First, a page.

This article begins by summarizing the historical development of anticorrosion coatings for buried and subsea pipelines, from coal tar and asphalt enamels to fusion-bonded epoxies and polyolefins and, most recently, field joint coatings. It discusses the major factors likely to influence the continuing development of pipeline coatings by manufacturers and the selection of these coatings by end-users, particularly in the oil and gas industries. These factors include pipeline construction costs, health and safety considerations, and higher pipeline operating temperatures. In the future, external protective coatings are likely to be considered more in terms of their impact upon whole life pipeline costs than as individual cost items. Health and safety restrictions can be expected to result in the continuing decline in the use of coal tar and asphalt enamels and increasing specification of fusion-bonded epoxy (FBE) and three-layer FBE-polyolefin coatings. Furthermore, field joint coating work is likely to rely more on closed-circuit blast-cleaning systems, and enclosed automatic coating application equipment. If the upward trend in pipeline operating temperatures is to continue, then a major advance in the technology of pipeline coating materials will be required rather than further development of current technology.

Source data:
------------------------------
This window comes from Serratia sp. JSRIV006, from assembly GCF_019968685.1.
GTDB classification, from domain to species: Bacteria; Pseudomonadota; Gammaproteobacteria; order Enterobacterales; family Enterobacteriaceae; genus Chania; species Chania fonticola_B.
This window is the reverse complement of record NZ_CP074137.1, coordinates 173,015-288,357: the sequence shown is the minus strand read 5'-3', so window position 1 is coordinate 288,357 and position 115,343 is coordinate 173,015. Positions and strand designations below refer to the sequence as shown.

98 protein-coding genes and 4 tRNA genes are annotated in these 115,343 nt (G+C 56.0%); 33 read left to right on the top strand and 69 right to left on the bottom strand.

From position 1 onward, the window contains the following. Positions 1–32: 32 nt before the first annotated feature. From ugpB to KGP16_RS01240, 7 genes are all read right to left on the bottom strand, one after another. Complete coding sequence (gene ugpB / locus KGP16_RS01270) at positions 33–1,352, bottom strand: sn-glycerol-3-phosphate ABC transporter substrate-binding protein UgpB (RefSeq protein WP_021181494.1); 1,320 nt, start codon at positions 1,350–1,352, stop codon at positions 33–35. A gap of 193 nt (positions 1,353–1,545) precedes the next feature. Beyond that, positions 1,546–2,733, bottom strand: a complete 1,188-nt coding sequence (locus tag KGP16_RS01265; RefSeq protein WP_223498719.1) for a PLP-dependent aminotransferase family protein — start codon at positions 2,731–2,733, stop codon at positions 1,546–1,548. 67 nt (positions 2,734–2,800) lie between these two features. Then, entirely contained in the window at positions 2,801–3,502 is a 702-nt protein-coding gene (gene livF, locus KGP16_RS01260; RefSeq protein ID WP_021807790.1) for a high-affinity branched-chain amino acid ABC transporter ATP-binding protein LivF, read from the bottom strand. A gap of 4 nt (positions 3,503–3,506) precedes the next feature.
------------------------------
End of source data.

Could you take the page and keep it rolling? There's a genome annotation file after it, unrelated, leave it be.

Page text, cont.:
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  • Corporate Authors:

    Technology Publishing Company

    2100 Wharton Street, Suite 310
    Pittsburgh, PA  United States  15203
  • Authors:
    • Fairhurst, D
  • Publication Date: 2000-7


  • English

Media Info

  • Features: Figures; Photos; References; Tables;
  • Pagination: p. 33-38
  • Serial:

Subject/Index Terms

Filing Info

  • Accession Number: 00797286
  • Record Type: Publication
  • Files: TRIS
  • Created Date: Aug 30 2000 12:00AM